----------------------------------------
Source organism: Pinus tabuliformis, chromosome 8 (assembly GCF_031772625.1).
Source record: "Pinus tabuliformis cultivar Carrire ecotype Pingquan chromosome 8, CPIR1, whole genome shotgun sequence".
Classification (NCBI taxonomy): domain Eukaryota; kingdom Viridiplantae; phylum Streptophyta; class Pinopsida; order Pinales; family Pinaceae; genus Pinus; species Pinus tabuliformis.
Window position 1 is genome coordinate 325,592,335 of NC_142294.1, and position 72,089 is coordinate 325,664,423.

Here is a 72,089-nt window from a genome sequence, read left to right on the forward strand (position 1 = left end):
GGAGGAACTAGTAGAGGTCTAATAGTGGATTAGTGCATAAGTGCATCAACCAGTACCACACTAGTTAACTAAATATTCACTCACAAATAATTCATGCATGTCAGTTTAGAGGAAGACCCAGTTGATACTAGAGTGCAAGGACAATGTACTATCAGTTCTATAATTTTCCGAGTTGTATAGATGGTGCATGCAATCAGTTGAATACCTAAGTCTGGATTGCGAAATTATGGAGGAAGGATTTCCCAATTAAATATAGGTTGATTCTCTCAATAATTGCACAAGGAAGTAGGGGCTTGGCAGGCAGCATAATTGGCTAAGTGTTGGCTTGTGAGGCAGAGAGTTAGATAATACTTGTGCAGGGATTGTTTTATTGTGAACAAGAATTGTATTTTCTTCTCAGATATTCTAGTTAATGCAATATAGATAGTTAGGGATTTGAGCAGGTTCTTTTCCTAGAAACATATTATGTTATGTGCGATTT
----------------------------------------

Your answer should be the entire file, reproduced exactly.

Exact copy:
Source organism: Pinus tabuliformis, chromosome 8 (assembly GCF_031772625.1).
Source record: "Pinus tabuliformis cultivar Carrire ecotype Pingquan chromosome 8, CPIR1, whole genome shotgun sequence".
Classification (NCBI taxonomy): domain Eukaryota; kingdom Viridiplantae; phylum Streptophyta; class Pinopsida; order Pinales; family Pinaceae; genus Pinus; species Pinus tabuliformis.
Window position 1 is genome coordinate 325,592,335 of NC_142294.1, and position 72,089 is coordinate 325,664,423.

Here is a 72,089-nt window from a genome sequence, read left to right on the forward strand (position 1 = left end):
GGAGGAACTAGTAGAGGTCTAATAGTGGATTAGTGCATAAGTGCATCAACCAGTACCACACTAGTTAACTAAATATTCACTCACAAATAATTCATGCATGTCAGTTTAGAGGAAGACCCAGTTGATACTAGAGTGCAAGGACAATGTACTATCAGTTCTATAATTTTCCGAGTTGTATAGATGGTGCATGCAATCAGTTGAATACCTAAGTCTGGATTGCGAAATTATGGAGGAAGGATTTCCCAATTAAATATAGGTTGATTCTCTCAATAATTGCACAAGGAAGTAGGGGCTTGGCAGGCAGCATAATTGGCTAAGTGTTGGCTTGTGAGGCAGAGAGTTAGATAATACTTGTGCAGGGATTGTTTTATTGTGAACAAGAATTGTATTTTCTTCTCAGATATTCTAGTTAATGCAATATAGATAGTTAGGGATTTGAGCAGGTTCTTTTCCTAGAAACATATTATGTTATGTGCGATTT